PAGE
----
Thanks to advances in medicine, like total joint replacements, Americans are living longer, healthier and more active lives.
What does that have to do with physical therapy? As Paul Reed, the Clinical Director of the First Colonial Tidewater Physical Therapy location in Virginia Beach, Va. told MD TV, a lot.
Following any joint replacement surgery, patients need physical therapy to build their strength and range of motion in their new joint.
Reed, a Doctor of Physical Therapy, called the need for physical therapy following a joint replacement surgery critical for several reasons.
Often an arthritic change has led to the reason for the joint replacement, which usually means there is substantial pain even after the replacement.
“When you see a physical therapist, one of the first things we try to do is we try to limit the pain the individual is in,” Reed said.
Plus, once a joint is replaced, the motion of that joint will have been impaired.
“The key is to get the motion back to the joint,” he added.
Physical therapy can improve the strength of the joint so patients can move it again even if just for normal activities of daily living such as walking, dressing, climbing stairs and getting in and out of a car.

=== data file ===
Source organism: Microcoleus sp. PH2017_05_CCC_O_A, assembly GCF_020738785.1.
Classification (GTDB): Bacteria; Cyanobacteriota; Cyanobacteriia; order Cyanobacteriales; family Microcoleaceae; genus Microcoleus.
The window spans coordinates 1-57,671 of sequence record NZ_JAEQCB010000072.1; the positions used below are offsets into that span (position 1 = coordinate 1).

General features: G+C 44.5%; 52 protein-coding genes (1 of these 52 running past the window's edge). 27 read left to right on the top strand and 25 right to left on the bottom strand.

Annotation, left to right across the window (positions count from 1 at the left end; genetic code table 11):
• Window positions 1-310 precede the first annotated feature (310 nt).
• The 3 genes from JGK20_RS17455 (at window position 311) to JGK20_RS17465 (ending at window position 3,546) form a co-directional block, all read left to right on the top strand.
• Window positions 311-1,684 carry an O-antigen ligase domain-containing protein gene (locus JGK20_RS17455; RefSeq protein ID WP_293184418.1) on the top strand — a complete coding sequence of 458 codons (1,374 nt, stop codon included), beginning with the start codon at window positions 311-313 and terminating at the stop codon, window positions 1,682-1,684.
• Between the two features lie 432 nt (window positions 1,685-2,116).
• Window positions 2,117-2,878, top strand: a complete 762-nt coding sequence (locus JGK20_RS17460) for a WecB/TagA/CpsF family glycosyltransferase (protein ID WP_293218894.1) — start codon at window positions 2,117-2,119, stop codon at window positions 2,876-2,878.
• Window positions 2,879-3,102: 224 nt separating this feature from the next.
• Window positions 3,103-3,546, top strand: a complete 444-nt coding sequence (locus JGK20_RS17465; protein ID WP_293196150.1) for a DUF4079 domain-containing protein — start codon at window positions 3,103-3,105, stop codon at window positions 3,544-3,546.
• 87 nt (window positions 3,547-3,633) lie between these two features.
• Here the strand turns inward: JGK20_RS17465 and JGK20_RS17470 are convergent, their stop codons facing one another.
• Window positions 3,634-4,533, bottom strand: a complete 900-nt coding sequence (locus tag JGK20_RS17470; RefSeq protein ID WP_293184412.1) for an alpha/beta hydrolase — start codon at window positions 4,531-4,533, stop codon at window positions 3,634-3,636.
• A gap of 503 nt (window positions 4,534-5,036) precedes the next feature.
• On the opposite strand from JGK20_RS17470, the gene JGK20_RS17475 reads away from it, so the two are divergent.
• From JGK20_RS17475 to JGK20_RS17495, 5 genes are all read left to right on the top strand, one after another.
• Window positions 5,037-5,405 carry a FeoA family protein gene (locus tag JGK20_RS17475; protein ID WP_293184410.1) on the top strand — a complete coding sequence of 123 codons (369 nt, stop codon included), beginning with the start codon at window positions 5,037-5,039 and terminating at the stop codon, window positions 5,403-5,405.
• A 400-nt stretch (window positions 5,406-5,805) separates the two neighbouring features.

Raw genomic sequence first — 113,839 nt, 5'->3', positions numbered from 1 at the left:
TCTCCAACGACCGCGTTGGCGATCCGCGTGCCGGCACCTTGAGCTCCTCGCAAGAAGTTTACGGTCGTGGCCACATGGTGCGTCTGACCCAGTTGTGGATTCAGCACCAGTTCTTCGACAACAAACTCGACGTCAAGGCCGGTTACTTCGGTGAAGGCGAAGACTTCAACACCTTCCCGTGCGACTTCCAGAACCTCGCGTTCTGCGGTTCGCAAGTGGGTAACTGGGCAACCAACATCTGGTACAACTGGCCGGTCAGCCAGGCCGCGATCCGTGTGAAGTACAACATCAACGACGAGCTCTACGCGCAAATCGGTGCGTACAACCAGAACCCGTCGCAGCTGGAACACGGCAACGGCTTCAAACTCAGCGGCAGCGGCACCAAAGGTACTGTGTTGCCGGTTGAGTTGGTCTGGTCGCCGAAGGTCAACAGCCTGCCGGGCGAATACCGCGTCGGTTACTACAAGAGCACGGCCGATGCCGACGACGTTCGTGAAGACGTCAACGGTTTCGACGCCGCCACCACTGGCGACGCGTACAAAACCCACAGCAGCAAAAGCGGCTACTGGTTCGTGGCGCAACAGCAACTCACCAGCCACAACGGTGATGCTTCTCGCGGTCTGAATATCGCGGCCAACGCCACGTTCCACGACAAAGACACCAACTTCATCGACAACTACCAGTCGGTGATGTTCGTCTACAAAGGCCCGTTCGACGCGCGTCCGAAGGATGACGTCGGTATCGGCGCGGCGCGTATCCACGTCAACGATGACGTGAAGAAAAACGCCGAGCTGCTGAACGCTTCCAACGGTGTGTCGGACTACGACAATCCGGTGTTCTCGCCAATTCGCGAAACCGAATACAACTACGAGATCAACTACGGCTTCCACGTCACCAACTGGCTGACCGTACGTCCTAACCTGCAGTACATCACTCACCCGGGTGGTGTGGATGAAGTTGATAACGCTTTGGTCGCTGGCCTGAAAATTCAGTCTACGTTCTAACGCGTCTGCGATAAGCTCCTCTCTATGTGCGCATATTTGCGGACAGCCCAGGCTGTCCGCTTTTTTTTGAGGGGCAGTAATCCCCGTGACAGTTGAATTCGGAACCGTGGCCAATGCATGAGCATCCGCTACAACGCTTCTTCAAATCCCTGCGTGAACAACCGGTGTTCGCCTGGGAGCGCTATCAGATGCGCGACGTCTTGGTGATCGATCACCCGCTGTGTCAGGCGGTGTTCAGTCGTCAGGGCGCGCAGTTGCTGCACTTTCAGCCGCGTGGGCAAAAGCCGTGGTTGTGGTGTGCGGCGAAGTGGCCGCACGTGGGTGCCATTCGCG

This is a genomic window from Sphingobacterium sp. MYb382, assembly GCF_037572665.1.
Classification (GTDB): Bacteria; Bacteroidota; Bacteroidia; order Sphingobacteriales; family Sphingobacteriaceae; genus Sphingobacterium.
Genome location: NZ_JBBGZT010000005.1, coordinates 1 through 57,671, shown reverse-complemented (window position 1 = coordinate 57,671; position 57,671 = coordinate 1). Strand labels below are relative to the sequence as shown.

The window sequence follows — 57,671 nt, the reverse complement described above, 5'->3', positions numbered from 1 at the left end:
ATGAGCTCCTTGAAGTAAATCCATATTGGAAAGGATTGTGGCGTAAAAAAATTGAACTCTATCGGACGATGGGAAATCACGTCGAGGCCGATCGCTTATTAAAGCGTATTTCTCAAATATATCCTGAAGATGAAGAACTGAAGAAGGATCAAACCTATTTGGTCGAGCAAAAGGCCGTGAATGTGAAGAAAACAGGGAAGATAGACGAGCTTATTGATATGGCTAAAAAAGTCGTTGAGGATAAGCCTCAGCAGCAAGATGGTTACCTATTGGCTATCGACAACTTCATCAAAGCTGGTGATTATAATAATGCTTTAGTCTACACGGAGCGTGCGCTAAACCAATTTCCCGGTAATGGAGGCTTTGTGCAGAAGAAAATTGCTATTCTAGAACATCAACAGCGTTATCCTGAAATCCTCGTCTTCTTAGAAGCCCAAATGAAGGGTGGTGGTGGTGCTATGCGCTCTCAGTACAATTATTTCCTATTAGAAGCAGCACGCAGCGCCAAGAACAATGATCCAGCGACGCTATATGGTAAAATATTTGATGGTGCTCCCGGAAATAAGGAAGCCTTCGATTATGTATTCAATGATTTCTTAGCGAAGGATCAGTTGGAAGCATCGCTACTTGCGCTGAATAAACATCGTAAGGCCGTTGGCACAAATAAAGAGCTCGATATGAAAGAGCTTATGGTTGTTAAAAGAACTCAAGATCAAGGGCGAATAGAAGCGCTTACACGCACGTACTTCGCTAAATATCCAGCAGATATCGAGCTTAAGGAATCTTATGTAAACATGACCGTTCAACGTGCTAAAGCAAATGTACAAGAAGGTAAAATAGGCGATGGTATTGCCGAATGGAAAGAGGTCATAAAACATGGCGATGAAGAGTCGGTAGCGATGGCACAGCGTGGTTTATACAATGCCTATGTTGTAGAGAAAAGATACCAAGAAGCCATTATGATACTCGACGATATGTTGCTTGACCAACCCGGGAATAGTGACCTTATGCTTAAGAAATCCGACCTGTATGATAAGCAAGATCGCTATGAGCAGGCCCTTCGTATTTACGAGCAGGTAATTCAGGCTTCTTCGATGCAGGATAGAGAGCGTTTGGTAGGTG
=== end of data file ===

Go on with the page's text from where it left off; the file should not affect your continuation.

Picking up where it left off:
“We’re really looking for motion, strength and overall function as a reason why I feel that each patient that has a joint replacement should seek physical therapy,” Reed said.
At the beginning of therapy, Reed said, patients should expect their physical therapist to set goals and then, throughout the weeks of treatment, update those goals as patients reach milestones.
To reach those milestones, Reed said, therapists often start a joint replacement patient on an exercise regimen that they can continue at home.
Some exercises are land based, others are performed in a therapeutic pool.
“Starting off with some type of aquatic program allows the exercise to be less intense,” Reed said. “The buoyancy of the water takes the stress off of the joint that’s been operated on.”
While Reed talked with MD TV about the need for post-surgical physical therapy, he also emphasized pre-surgery therapy, too.
“One of the things we’re trying to do in a program prior to surgery is to strengthen muscles around the joint that may be replaced and to strengthen the muscles in the joints above and below,” Reed said. “It kind of gets us a head start.”